- Cataract, the development of a cloudy area in the lens of the eye that is very common with aging.

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Existing research and potential applications

The laboratory of Daniel Goldman, PhD, a professor at the University of Michigan’s Molecular and Behavioral Neuroscience Institute has uncovered strategies that Zebrafish use to regenerate a damaged retina. Goldman and his team believe that this information may one day help doctors repair and treat damaged retinas in humans. It has recently been discovered that Wnt and heparin-binding epidermal-like growth factor (HB-EGF) signaling play a critical role during retina regeneration. In addition, a  number of innovative techniques have been developed with a view to harnessing the regenerative capacity of Zebrafish retinal cells. A study conducted by Watanabe, K., Nishimura, Y., Oka, T. et al. identified coumarin derivatives capable of staining Zebrafish retinal cells within a relatively short time and at low concentrations, making them suitable for in -vivo imaging of the Zebrafish retina. Continued research will seek to explore whether these findings can be applied to mammals, and ultimately humans.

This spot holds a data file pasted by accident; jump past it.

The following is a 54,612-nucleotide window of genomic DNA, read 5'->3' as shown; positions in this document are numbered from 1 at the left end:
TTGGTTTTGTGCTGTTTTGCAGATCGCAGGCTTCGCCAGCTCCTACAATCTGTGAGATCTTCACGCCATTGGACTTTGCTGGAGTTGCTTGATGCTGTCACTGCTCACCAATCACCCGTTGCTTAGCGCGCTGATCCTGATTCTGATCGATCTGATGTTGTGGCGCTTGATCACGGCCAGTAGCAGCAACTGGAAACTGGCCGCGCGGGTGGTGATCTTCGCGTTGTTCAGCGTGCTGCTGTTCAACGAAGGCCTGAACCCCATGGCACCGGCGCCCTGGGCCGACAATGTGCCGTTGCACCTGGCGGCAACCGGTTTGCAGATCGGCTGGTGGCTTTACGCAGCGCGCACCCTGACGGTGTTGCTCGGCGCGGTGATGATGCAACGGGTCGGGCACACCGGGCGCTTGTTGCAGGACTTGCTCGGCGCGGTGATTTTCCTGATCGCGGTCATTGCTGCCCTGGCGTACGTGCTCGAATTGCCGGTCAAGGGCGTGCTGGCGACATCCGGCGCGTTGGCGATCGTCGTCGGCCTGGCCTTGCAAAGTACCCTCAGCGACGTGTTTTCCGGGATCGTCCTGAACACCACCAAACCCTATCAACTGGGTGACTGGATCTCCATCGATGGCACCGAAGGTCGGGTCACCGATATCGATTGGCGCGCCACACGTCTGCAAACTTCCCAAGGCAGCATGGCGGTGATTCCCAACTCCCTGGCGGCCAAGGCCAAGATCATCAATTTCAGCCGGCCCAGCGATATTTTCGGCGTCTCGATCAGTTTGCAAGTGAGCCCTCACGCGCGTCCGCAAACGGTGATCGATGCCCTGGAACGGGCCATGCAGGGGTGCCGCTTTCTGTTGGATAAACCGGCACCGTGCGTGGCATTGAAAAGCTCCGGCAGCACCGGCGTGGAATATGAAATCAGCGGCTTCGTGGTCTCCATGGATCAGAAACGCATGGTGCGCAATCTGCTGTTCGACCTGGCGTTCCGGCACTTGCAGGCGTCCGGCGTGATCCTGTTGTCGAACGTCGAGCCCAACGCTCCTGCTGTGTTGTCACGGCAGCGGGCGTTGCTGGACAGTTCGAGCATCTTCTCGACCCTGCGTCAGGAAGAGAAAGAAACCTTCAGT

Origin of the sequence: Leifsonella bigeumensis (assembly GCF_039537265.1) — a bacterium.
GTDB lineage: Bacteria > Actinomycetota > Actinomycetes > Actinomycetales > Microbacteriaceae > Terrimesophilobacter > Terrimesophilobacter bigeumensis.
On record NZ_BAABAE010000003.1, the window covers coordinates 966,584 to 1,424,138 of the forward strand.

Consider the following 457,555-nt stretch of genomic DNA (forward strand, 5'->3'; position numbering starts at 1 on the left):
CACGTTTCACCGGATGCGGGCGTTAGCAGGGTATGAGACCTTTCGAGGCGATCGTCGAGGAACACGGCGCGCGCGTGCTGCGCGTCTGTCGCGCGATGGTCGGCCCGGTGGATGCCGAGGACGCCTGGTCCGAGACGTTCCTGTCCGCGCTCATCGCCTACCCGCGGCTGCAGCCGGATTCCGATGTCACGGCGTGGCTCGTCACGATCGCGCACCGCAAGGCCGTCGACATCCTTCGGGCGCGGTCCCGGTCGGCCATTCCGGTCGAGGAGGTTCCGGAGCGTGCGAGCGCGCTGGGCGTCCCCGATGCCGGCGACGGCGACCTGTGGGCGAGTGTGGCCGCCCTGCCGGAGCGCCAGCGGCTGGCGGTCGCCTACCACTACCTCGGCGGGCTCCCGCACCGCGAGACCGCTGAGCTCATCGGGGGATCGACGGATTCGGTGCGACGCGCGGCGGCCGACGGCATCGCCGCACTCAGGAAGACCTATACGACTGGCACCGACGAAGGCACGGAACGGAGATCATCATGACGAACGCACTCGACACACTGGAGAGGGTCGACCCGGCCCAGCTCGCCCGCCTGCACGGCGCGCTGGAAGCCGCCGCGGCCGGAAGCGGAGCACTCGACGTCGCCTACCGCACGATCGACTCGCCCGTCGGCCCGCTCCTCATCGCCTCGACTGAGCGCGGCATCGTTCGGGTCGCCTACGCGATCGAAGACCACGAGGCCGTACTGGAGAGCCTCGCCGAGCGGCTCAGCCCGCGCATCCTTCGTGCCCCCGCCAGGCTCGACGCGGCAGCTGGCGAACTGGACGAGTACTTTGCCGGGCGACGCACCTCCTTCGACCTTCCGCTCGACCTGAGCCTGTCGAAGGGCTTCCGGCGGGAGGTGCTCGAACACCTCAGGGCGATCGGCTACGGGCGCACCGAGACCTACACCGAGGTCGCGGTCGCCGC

Zebrafish have also been widely used in ocular Drug Discovery, such as the screening of new anti-angiogenic compounds or neuroprotective Drugs, as well as in ocular toxicity testing. Through its “Target Validation and Disease Models” service, Biobide specializes in the development of Zebrafish disease models for use in preclinical stages of Drug Discovery and/or target identification. The CRO’s  (Corporate Research Organization) wide-ranging expertise allows it to generate transgenic or mutant Zebrafish models of diseases through different techniques such as genetic mutations, transgenically-induced gene alterations, or Drug-induced metabolic alterations. Advanced services include  the development of Zebrafish xenografts, which have proven useful in the study of tumor development, while toxicity assays represent a further avenue of research in which Zebrafish could be put to effective use. This process enables the characterization of the role of a protein or pathway of interest and provides selection arguments with a view to defining the required properties of the compounds to be screened. 


Visual impairment represents an important loss of life quality for millions of people worldwide so it is an important medical and scientific challenge. A vast amount  of existing research has shown that Zebrafish is an ideal NAM in the quest to discover and provide treatments and cures for a wide range of ocular diseases. To address this, the Zebrafish model has contributed to basic research, Early Drug Discovery, and toxicity testing of ocular diseases.

Among the numerous laboratories conducting comparative studies on Zebrafish with a view to carrying out disease modeling, Drug Screening and toxicity testing, Biobide is optimally positioned to provide a tailored service that will add value to clients’ R&D&I. Specializing in Zebrafish and operating under Good Laboratory Practice (GLP), the company has developed and validated time-saving and cost-effective toxicity and efficacy assays, as well as disease models for use in preclinical stages.